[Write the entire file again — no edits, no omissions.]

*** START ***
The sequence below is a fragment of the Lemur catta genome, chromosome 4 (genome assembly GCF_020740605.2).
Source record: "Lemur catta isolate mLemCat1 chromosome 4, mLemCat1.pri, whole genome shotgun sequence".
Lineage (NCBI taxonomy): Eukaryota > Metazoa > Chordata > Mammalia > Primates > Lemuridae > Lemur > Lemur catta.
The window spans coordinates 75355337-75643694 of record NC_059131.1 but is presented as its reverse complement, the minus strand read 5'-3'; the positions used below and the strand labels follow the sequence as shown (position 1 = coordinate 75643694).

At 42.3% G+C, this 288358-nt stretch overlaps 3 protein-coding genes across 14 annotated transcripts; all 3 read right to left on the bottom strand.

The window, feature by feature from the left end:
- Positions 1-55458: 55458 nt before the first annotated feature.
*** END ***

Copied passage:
The sequence below is a fragment of the Lemur catta genome, chromosome 4 (genome assembly GCF_020740605.2).
Source record: "Lemur catta isolate mLemCat1 chromosome 4, mLemCat1.pri, whole genome shotgun sequence".
Lineage (NCBI taxonomy): Eukaryota > Metazoa > Chordata > Mammalia > Primates > Lemuridae > Lemur > Lemur catta.
The window spans coordinates 75355337-75643694 of record NC_059131.1 but is presented as its reverse complement, the minus strand read 5'-3'; the positions used below and the strand labels follow the sequence as shown (position 1 = coordinate 75643694).

At 42.3% G+C, this 288358-nt stretch overlaps 3 protein-coding genes across 14 annotated transcripts; all 3 read right to left on the bottom strand.

The window, feature by feature from the left end:
- Positions 1-55458: 55458 nt before the first annotated feature.